From ideation and prototyping to manufacturing and marketing, product design students learned the ins and outs of the product life cycle during a winter break trip to Hong Kong and Shenzhen, China.
The first six days of the trip were spent in Hong Kong, where students visited the Hong Kong Toy Fair, shopping centers, and the Hong Kong Polytechnic University’s Innovation Center. On the second leg of the trip, the students spent four days in Shenzhen, China, where they visited factories in Dongguan and the HQB Electronics Market which is the center of new consumer electronics.
Throughout the trip, students were tasked with prototyping a portable charger for teenagers and were challenged to use the experiences from their trip as design inspiration. They started by doing trend research at stores in Hong Kong before generating ideas and developing concept sketches and renderings. They were then tasked with finding the parts to build their unique charger designs in the HQB Electronics Market to get an estimate of the production cost for their product.
“[Visiting the Electronic Market] made me reassess many of my pre-existing ideas about how prototypes were made, how objects could be manufactured, the accessibility of technology, and the value we place upon certain objects—a value that is not always reflected in the cost of their parts,” said Rachel Davel (Product Design).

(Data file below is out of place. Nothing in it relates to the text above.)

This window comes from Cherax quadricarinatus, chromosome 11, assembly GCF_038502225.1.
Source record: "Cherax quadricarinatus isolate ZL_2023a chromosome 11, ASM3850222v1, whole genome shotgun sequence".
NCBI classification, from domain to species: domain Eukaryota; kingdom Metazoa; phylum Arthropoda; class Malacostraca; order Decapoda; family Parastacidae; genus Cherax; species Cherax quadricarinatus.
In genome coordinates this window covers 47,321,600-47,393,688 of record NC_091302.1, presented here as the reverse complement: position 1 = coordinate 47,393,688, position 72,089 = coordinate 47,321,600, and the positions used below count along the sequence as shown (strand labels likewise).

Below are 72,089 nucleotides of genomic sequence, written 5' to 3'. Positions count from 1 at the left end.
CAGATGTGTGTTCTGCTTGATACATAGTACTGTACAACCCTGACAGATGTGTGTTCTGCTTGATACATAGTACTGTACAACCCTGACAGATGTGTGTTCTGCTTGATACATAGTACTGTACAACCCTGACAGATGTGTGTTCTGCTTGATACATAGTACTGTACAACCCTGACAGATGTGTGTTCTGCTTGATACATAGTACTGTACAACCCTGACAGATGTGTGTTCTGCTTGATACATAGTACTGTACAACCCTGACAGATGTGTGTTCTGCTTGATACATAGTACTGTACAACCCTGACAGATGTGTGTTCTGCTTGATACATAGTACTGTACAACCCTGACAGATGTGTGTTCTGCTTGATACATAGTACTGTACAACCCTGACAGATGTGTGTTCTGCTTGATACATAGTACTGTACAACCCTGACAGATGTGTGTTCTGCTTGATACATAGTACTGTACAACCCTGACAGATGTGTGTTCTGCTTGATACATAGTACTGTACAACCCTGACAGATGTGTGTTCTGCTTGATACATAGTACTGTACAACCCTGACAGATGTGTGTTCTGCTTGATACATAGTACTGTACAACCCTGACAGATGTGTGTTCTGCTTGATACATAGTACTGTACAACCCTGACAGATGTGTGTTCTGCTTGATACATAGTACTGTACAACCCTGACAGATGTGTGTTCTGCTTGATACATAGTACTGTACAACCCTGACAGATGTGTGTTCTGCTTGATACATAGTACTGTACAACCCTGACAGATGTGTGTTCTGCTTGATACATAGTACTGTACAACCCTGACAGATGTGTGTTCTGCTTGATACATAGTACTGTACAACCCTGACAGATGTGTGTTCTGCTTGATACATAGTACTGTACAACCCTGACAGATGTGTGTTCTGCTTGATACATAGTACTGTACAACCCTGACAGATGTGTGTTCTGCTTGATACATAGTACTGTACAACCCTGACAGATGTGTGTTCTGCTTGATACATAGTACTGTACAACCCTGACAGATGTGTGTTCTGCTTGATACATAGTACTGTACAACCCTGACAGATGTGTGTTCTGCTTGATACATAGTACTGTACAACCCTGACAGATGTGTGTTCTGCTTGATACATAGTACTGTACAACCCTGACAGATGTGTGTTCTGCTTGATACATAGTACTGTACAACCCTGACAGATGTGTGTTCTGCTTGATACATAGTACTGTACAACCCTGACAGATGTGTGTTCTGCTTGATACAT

On the final day of the trip, each student shared their designs with their classmates. “We each presented our design concepts in two-minute presentations and got feedback from one another on ways to improve our work before turning in our final project,” explained Brooke Bratrud (Product Design).
Students were given one additional week after their return to refine their idea for the power bank before turning it in. “It is impressive what students can design in just a few weeks, especially when you consider how much time we spend on daily cultural excursions,” said Product Design Program Head Barry Kudrowitz. “This experience will change the way these students design products in the future. Once you see first hand how products are made in factories, it’s impossible not to consider manufacturability when developing an idea.”
Driven by the acute need for N95 masks in hospitals, faculty from the University of Minnesota’s College of Design, College of Science of Engineering, and medical school worked together to create two face mask designs that could be assembled using available materials.
Ten years since it launched and one name change later, Toy Product Design (now Product Innovation Lab or iLab) remains one of product design's most popular courses.
A guest post from landscape architecture student Luke Nichols.